The University District is a major neighborhood in North Seattle, home to some 14,000 residents and key institutions like the University of Washington. Change has become an increasingly common thing throughout the district as infill development has added more than a dozen new multi-family housing developments, a hotel, and retail over the past decade. More than a dozen other projects are either underway or in the planning process to provide even more. And with these changes, countless new neighbors, visitors, employees, and students are joining the growing ranks of folks who consider it their place. In a few short years, light rail will open in the heart of the district completely revolutionizing how commuters, residents, and others experience this vital district.

In many ways, these are wonderful things, but they don’t come without growing pains. Recognizing that, community advocates and residents have been exploring ways to make this neck of the woods a more dynamic, inclusive, and liveable district, leading to the creation of the University District Urban Design Framework (UDUDF).

The UDUDF process has evaluated a variety of options to deliver needed community assets like open space, transportation facilities, and affordable housing. The process has also considered how to retain and enhance valued community character while accommodating more housing and more jobs over today’s zoning and development regulations. To put numbers to it, the UDUDF Final Environmental Impact Statement assumes that up to 5,000 new dwelling units and 4,800 new jobs could be added over baseline zoning.

We already have some idea about the direction of where things might go in the draft zoning proposal, but in a statement released last week, the Office of Planning and Community Development offered a few more tea leaves for things to come:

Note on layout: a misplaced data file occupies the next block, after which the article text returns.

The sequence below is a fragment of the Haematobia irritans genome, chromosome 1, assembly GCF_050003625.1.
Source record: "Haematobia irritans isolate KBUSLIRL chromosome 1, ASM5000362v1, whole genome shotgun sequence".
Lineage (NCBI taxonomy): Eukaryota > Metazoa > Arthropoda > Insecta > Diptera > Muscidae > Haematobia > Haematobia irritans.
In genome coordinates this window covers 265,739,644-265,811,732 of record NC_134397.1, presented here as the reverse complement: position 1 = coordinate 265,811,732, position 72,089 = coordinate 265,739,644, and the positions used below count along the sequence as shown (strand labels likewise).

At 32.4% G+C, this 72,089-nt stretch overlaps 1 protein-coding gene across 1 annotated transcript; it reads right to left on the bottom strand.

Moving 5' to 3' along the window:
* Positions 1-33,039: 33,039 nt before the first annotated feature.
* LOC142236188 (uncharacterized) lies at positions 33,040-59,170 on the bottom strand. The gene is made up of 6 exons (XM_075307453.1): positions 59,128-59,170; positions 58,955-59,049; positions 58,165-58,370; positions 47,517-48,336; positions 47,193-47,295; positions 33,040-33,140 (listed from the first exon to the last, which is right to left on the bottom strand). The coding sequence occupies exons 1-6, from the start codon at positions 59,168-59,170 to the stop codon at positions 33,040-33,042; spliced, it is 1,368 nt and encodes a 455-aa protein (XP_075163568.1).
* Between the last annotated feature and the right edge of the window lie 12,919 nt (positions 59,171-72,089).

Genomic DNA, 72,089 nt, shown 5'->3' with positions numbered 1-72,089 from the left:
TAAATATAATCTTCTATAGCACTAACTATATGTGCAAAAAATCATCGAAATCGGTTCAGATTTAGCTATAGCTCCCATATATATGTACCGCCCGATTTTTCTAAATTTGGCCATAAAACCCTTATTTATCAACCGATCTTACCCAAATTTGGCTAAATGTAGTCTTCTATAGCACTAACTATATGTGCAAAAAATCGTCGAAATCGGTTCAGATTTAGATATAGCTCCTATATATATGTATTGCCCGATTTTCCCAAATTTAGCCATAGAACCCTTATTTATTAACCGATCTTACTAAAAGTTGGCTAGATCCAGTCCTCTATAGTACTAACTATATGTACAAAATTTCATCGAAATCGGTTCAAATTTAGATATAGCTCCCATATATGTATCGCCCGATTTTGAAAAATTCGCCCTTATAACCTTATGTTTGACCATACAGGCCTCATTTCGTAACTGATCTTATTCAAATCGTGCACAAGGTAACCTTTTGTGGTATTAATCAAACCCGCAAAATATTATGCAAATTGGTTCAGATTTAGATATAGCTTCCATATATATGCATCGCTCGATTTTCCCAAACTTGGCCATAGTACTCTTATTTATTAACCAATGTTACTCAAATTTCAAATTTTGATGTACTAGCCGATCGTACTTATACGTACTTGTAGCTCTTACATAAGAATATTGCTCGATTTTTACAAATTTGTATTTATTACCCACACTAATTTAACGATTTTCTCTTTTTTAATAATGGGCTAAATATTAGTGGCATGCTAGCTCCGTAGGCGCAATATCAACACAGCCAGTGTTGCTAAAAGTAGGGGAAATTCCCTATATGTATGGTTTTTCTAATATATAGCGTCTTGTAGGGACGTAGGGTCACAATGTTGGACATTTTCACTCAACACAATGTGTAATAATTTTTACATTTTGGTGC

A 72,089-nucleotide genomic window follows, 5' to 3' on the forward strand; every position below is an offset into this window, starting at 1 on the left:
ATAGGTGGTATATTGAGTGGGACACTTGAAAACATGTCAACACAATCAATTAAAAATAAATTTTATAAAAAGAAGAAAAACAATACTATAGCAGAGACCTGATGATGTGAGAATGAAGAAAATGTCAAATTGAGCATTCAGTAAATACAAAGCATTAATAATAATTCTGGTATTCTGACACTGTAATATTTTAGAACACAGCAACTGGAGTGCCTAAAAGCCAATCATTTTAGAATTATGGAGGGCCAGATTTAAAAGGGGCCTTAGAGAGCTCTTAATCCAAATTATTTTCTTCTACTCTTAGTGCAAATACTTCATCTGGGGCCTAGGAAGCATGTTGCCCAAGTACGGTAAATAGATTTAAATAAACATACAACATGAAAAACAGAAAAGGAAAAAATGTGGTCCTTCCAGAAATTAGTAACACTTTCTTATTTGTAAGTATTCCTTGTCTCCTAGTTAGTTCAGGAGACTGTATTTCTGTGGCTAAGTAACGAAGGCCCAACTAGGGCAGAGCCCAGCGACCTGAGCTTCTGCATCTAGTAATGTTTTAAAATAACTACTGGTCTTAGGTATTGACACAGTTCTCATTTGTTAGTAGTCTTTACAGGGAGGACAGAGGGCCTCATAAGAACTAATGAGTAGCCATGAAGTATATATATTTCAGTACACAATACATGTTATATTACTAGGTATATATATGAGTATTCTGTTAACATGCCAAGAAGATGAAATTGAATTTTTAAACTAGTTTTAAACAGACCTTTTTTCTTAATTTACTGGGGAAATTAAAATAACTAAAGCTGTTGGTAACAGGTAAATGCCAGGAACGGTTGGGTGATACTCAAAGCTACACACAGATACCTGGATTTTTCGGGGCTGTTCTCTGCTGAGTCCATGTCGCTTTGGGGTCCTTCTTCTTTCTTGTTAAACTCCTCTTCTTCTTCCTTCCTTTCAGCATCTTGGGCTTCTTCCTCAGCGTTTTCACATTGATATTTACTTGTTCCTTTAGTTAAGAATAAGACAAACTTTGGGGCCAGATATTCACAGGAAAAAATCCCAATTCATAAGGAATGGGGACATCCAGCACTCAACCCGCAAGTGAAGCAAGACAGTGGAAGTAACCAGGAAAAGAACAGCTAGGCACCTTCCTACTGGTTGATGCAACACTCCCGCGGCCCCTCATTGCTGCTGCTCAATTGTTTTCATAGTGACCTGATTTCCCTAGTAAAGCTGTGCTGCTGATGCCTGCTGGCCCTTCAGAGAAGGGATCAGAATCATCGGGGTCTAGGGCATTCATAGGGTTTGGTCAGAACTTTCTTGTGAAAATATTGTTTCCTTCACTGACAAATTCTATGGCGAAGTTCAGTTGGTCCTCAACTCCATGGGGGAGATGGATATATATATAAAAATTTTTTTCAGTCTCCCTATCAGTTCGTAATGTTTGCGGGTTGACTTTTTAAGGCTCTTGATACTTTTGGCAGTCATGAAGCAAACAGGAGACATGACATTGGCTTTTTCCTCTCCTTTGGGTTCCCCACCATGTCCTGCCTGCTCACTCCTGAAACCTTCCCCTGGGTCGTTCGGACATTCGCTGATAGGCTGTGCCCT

What is the Zoning Proposal?
Our zoning proposal, informed by extensive conversations with the U District community, includes three key features:

  1. It allows for increased height and density (including highrise buildings) around the light rail station. Heights would taper down to surrounding areas, and stay relatively low on the Ave.
  2. It includes design standards to fit the U District’s neighborhood context. Examples include: maximum building width limits; upper-level setbacks; tree and landscape requirements; and requirements for active street-level uses on key streets.
  3. It implements new affordable housing and open space requirements, as well as incentive programs for childcare, historic preservation, and street improvements.

The draft proposal for zoning and development regulations will be made available online on Friday (May 27th), but the City will also offer ample opportunities during late May and June to learn about the proposal and have in-person conversations with City staff. Next week kicks off with a community open house followed by four drop-in sessions in June. Questions and comments can be directed to udistrict@seattle.gov.

Open House

Tuesday, May 31, 6pm to 8pm
Neptune Theater
1303 NE 45th St
Presentation at 7pm

June “Office Hours”

Thursday, June 2, 2.30pm to 4.30pm
Suzzallo Library Café
University of Washington

Wednesday, June 8, 3pm to 5pm
Café Allegro
4214 University Way NE (entrance from the alley behind Magus books)

Tuesday, June 14, 4pm to 6pm
University Heights Community Center, Main Floor Lobby
5031 University Way NE

Thursday, June 16, 9am to 11am
Café Allegro
4214 University Way NE (entrance from the alley behind Magus books)

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Stephen is an urban planner with a passion for promoting sustainable, livable, and diverse cities. He advocates for smart policies, regulations, and implementation programs that enhance urban environments by committing to quality design, accommodating growth, providing a diversity of housing choices, and adequately providing public services. Stephen primarily writes about land use and transportation issues.